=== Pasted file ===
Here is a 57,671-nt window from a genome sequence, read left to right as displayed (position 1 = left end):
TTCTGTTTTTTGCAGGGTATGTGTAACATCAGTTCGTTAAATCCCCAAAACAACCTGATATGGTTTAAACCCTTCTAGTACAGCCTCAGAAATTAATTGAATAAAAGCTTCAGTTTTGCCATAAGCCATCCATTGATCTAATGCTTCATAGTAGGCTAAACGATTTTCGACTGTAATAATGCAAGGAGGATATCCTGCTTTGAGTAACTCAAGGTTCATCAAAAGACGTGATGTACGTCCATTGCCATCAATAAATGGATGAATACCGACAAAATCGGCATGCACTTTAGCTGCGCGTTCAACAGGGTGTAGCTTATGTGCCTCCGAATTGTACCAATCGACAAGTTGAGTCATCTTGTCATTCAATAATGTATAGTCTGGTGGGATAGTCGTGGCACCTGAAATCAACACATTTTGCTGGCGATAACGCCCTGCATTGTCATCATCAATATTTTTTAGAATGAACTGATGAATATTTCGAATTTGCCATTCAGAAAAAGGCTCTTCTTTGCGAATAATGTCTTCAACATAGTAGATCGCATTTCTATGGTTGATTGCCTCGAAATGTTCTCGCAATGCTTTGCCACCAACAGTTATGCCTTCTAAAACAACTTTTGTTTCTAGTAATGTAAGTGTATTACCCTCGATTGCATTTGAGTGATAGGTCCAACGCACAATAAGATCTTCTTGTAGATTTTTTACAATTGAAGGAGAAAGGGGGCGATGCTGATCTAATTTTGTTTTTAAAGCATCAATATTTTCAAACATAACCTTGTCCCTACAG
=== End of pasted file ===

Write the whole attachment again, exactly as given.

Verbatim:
Here is a 57,671-nt window from a genome sequence, read left to right as displayed (position 1 = left end):
TTCTGTTTTTTGCAGGGTATGTGTAACATCAGTTCGTTAAATCCCCAAAACAACCTGATATGGTTTAAACCCTTCTAGTACAGCCTCAGAAATTAATTGAATAAAAGCTTCAGTTTTGCCATAAGCCATCCATTGATCTAATGCTTCATAGTAGGCTAAACGATTTTCGACTGTAATAATGCAAGGAGGATATCCTGCTTTGAGTAACTCAAGGTTCATCAAAAGACGTGATGTACGTCCATTGCCATCAATAAATGGATGAATACCGACAAAATCGGCATGCACTTTAGCTGCGCGTTCAACAGGGTGTAGCTTATGTGCCTCCGAATTGTACCAATCGACAAGTTGAGTCATCTTGTCATTCAATAATGTATAGTCTGGTGGGATAGTCGTGGCACCTGAAATCAACACATTTTGCTGGCGATAACGCCCTGCATTGTCATCATCAATATTTTTTAGAATGAACTGATGAATATTTCGAATTTGCCATTCAGAAAAAGGCTCTTCTTTGCGAATAATGTCTTCAACATAGTAGATCGCATTTCTATGGTTGATTGCCTCGAAATGTTCTCGCAATGCTTTGCCACCAACAGTTATGCCTTCTAAAACAACTTTTGTTTCTAGTAATGTAAGTGTATTACCCTCGATTGCATTTGAGTGATAGGTCCAACGCACAATAAGATCTTCTTGTAGATTTTTTACAATTGAAGGAGAAAGGGGGCGATGCTGATCTAATTTTGTTTTTAAAGCATCAATATTTTCAAACATAACCTTGTCCCTACAG